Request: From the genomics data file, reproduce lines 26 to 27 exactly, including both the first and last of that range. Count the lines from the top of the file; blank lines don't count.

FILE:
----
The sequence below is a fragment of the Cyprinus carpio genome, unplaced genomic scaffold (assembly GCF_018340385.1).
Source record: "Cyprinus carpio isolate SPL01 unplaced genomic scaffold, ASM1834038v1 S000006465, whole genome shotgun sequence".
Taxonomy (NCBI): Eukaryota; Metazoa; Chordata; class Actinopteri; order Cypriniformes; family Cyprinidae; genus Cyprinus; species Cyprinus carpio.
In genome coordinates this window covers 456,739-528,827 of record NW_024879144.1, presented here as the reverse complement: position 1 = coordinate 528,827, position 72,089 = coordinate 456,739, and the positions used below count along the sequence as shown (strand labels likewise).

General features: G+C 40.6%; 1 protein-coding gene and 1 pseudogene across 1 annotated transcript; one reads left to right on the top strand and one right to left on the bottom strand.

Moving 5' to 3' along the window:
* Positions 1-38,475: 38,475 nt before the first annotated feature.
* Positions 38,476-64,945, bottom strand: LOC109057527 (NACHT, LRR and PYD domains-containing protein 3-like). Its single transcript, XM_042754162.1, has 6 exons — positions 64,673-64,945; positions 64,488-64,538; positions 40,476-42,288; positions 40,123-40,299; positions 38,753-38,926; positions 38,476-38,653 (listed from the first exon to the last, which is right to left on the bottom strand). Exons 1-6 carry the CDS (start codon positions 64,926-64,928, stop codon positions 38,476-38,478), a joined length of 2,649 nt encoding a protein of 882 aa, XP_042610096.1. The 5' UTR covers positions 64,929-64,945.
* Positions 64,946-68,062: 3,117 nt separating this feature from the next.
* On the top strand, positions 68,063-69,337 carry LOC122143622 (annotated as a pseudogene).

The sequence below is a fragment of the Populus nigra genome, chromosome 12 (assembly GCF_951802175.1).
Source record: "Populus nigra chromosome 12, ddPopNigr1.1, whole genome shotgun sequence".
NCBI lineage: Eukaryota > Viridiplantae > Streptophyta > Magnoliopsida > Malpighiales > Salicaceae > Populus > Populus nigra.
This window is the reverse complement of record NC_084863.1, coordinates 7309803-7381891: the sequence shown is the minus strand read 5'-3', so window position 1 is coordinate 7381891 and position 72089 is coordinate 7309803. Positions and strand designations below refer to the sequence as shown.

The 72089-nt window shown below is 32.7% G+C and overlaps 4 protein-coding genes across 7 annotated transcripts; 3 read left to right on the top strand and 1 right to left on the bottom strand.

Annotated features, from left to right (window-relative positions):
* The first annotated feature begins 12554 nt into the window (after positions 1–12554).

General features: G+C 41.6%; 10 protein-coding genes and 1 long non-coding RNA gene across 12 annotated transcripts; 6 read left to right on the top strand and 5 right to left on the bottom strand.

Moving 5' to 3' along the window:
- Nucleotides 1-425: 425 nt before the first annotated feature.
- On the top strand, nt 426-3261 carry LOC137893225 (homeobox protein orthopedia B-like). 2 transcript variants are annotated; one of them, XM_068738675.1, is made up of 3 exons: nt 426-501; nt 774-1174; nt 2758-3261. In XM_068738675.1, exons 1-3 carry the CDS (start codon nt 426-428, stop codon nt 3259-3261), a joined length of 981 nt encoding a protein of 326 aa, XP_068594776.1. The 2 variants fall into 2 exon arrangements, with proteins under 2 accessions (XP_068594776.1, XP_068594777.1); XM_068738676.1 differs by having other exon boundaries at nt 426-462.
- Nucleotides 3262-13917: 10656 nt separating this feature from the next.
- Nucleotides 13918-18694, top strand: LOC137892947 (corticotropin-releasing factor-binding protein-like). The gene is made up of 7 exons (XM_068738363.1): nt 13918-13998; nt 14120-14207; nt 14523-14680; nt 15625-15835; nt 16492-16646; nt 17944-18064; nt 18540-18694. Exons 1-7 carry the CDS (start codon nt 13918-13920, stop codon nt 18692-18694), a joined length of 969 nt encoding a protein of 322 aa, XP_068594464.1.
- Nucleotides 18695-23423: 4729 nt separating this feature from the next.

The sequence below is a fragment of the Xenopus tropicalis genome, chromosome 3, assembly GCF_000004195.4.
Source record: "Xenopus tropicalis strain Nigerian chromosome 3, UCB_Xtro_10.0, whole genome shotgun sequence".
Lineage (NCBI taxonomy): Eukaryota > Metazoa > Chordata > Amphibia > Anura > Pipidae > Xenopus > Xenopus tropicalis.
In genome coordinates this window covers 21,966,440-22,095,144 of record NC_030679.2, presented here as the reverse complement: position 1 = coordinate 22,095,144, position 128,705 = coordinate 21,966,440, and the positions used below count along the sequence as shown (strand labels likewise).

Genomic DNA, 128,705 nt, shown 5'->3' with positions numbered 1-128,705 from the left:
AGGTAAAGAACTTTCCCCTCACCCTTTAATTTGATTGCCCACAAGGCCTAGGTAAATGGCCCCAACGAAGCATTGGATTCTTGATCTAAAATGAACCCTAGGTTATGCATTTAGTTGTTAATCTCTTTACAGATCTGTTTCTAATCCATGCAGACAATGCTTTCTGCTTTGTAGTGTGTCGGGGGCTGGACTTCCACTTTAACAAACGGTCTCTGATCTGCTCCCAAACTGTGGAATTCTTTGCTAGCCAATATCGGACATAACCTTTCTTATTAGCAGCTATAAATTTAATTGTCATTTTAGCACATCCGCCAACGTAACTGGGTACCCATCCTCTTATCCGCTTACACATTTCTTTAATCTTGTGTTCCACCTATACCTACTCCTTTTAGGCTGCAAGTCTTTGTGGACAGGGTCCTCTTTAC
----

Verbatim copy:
Source record: "Xenopus tropicalis strain Nigerian chromosome 3, UCB_Xtro_10.0, whole genome shotgun sequence".
Lineage (NCBI taxonomy): Eukaryota > Metazoa > Chordata > Amphibia > Anura > Pipidae > Xenopus > Xenopus tropicalis.